We’ve had browser wars back when Netscape was still the king. Today, it’s Internet Explorer, Firefox, Chrome, Safari, and Opera all battling it out to see who’s top dog. There are plenty of different categories where they are being compared, such as speed, memory efficiency, functionality/features, and more.
However, sometimes we forget that there are still some other browsers than the Big 5. Today, we’ll be looking at one of the fastest and most lightweight browsers outside of the Big 5.
Midori is a relatively simple browser that currently tries to offer you the most of the web while keeping it simple and clean. In other words, it strives to support all of the Web’s standards such as HTML5 while keeping the browser user interface relatively simple. This results in an easy browsing experience as well as a speedy one. The browser should be available under all Linux distributions, while you can also download a Windows version from Midori’s website (more about that later).
Startup and User Interface
One of the first things you’ll notice about Midori is that it has a quick cold-start time. The browser window loads almost instantaneously, with a fully loaded page around a second later. Once the window appears, you’ll see how uncluttered the user interface really is: there is only one row of buttons and the address bar, with a second hidden one until you open up more than one tab. The buttons themselves are fairly small, making each row relatively smaller when compared to the Big 5.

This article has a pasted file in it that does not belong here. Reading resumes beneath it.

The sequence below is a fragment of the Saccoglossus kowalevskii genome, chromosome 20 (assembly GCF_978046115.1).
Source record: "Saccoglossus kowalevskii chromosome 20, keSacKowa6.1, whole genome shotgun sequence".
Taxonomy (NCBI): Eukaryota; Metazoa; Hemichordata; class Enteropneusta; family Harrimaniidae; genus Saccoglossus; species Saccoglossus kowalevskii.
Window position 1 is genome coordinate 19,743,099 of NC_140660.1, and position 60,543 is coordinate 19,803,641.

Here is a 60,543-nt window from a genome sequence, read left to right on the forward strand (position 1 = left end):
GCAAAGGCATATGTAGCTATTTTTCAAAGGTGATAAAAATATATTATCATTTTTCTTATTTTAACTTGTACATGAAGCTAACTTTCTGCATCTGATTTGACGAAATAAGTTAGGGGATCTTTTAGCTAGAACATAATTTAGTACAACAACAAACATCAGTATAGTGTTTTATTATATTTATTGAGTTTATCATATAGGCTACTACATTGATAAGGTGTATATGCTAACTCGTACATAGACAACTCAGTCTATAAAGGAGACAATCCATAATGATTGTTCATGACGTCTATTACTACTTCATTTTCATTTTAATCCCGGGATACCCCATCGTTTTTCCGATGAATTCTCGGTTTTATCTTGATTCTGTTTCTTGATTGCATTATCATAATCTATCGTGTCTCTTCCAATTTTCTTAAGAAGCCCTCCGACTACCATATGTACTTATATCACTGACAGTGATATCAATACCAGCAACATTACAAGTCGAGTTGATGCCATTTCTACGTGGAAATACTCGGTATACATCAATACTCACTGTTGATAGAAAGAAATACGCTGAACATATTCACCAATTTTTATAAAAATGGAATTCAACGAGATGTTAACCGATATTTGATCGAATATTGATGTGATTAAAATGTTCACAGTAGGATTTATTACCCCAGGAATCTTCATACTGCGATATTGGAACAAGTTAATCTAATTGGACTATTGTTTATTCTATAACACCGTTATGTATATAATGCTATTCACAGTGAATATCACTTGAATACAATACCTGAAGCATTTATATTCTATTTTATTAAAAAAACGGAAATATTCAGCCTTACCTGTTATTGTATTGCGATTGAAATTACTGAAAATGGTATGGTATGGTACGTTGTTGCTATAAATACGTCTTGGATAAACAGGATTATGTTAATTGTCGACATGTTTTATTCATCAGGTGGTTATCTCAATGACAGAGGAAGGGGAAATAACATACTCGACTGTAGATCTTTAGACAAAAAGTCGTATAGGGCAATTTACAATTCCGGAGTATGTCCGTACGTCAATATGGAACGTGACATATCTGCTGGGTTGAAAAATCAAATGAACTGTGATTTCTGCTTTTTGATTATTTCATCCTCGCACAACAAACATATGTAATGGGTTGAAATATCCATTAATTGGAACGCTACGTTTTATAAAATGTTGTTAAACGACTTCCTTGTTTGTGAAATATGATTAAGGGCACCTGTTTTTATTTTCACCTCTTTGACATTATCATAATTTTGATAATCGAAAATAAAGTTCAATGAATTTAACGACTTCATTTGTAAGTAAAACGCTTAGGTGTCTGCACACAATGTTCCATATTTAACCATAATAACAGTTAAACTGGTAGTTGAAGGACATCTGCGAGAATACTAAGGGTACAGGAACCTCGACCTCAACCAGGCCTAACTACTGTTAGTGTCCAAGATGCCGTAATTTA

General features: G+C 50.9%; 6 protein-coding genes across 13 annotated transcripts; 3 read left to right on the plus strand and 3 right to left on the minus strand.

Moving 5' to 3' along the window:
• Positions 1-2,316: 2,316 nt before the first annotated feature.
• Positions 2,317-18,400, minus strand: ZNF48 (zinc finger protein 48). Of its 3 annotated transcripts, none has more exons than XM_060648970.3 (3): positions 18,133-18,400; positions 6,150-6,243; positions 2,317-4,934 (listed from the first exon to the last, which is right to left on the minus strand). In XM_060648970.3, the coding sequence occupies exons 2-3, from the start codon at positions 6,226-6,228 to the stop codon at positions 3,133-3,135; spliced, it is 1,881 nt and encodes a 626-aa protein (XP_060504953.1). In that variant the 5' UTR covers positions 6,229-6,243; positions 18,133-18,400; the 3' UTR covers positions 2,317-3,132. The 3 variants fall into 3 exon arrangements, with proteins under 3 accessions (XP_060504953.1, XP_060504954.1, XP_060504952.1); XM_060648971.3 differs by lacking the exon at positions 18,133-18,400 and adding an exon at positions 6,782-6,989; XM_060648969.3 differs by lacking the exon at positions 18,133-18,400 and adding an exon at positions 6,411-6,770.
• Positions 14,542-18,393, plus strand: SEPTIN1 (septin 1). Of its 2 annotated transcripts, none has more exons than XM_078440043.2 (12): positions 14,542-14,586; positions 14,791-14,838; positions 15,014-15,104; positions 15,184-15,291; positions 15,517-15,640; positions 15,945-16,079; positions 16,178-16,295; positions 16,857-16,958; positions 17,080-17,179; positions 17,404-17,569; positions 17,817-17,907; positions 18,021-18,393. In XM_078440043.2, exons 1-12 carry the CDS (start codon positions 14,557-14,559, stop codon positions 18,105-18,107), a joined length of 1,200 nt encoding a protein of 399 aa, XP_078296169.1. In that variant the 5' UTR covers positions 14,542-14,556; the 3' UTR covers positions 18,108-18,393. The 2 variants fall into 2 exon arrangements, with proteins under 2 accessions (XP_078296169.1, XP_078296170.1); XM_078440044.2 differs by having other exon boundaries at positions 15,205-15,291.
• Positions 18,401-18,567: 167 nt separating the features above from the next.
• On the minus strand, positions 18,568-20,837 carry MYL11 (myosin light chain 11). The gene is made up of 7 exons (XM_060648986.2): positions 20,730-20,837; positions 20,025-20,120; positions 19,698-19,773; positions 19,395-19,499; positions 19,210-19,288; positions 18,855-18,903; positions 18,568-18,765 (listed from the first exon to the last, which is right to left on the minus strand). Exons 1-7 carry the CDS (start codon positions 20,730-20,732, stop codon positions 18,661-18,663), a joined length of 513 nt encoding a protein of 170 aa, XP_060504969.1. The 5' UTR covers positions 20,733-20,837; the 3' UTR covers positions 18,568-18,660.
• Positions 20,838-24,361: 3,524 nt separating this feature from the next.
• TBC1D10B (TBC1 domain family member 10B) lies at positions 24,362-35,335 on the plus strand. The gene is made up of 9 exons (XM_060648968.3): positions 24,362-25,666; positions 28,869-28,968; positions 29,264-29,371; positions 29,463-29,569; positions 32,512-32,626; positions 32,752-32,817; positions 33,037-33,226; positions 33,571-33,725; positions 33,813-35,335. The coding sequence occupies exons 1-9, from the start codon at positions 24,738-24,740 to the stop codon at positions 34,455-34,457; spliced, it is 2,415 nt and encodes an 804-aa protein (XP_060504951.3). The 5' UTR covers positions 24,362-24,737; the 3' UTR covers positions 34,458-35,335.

Midori uses WebKit as its rendering engine, the same engine used in Chrome and Safari. WebKit is well-known for being speedy while supporting the latest standards of the Web.
Default Search Engine
You may also notice that Midori’s default search engine is Duck Duck Go!, a privacy-aware search engine who’s main goal is to keep you and your searches as anonymous as possible. If you’d like to know more about Duck Duck Go!, you can read this page.
If you want to find Midori’s options, they’ll be all the way to the right (similar to Chrome), hidden in the wrench-and-page icon. Midori doesn’t have as many options because of its relative simplicity. However, if you go into Preferences, one of tabs will say Extensions. In here, you can enable a couple of self-made extensions from the developers of Midori to slightly change your browsing experience to your liking. None of the extensions so far will do anything major, but the ad-blocking extension with options to add additional filters will definitely be a plus to many.
Midori also offers a private browsing feature so that you can do your secret shopping without letting friends or family members know.
Available for Windows
As I mentioned earlier, Midori is also available for Windows, and it works just as well. However, some of the styling is off (because it has Linux dependencies), so it won’t look as nice as it does on Linux. Either way, functionality is not changed because of this.
Don’t forget to note, as the site says, that Midori as a whole is still considered alpha software by the project (although it has been stable in my use), so be aware that over time new features may possibly still be broken, and that the browser isn’t even near completion until it gets out of alpha.
Midori is a great browser for those who want to use the Web instead of their browsers (well, you know what I mean). With great speed, ease of use, and helpful small functionality such as ad-blocking, Midori should be a choice for many who want to try something else or have a very low-powered machine. Try it; you just might like it.
What do you think about Midori? Is the browser a good idea? What do you like or don’t like? Let us know in the comments!